Hawaii Resident Attitudes and Perceptions of Advance Care Planning

Over the past 15 years, Kōkua Mau has brought to the forefront meaningful, thoughtful and sensitive conversations on improving care and support for those with serious illness. Kōkua Mau is viewed as the thought leader that works to ensure every individual has the right to quality care throughout their lives, especially at the end of life.

As an organization, our goal is to create a community in which advance care planning conversations are the norm. We do not focus on the end of life, but rather the quality of life. Advance care planning can take place years before an illness or crisis occurs and is the first part of the continuum of planning for one’s legacy wishes.

We strive to accelerate change and create an optimal environment that elevates care for seriously ill people to a new level in Hawaii. We foster a movement to change social norms in Hawaii regarding conversations and decisions around serious illness and end-of-life care, and provide all individuals and communities with greater choice and control regarding their quality of life. One of the critical first steps of this initiative is market research to assess baseline attitudes in Hawai‘i toward advance care planning.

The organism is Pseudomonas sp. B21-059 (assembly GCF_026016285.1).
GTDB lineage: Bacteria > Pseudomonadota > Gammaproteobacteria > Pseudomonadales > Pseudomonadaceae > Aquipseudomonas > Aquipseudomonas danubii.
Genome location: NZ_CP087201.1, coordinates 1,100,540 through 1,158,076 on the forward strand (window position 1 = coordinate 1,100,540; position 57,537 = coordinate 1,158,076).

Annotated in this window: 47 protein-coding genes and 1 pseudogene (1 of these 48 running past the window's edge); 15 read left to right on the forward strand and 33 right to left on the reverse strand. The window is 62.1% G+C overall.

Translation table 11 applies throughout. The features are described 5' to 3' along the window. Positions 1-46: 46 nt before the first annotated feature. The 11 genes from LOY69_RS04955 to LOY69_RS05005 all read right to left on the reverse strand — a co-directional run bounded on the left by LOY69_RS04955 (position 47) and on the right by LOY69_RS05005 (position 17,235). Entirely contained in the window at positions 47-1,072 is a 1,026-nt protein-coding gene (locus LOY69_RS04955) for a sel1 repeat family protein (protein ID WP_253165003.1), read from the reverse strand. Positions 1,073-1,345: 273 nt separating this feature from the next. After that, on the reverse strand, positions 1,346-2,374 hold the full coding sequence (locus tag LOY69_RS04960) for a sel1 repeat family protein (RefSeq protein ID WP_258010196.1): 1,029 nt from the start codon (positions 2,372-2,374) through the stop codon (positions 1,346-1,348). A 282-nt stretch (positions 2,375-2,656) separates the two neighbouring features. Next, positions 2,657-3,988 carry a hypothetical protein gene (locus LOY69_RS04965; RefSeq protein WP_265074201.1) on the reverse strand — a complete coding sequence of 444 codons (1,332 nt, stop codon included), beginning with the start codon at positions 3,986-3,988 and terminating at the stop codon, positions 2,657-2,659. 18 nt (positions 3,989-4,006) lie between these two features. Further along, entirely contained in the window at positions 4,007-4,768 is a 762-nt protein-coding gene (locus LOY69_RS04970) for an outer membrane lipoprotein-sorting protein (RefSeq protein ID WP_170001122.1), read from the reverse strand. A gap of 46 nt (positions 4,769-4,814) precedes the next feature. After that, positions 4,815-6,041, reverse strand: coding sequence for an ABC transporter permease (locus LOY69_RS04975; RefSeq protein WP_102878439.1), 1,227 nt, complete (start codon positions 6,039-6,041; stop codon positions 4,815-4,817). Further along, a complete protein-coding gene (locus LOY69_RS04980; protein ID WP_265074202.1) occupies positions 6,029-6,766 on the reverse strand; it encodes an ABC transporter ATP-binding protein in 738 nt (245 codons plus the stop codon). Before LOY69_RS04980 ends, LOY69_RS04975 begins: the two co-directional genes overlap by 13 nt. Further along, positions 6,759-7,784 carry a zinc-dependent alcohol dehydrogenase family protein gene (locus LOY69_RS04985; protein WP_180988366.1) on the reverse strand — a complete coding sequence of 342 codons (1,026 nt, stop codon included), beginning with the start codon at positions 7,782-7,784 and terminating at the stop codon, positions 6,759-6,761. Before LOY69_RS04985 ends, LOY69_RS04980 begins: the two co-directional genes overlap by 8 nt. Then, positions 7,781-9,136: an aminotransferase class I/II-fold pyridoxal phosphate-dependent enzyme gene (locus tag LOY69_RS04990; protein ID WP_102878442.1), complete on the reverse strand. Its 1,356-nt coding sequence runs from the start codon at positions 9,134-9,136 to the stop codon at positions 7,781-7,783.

We contracted with Ward Research to conduct telephone surveys and focus groups of Hawaii residents to learn about their attitudes towards conversations with doctors, families and completion of advance care documents. This research was made possible with a grant from the Stupski Family Fund at the Hawaii Community Foundation.

The results are very interesting, showing people in Hawaii are having conversations but there is a long way to go.

Research shows people are not having conversations because:

  • They think they are healthy (so it is too soon)
  • their family will know what they want (even though they never told them)
  • and they trust their healthcare teams to make decisions (even though they never told them their wishes)

We will be using these results to design our outreach programs. We hope this research will be useful for others as well.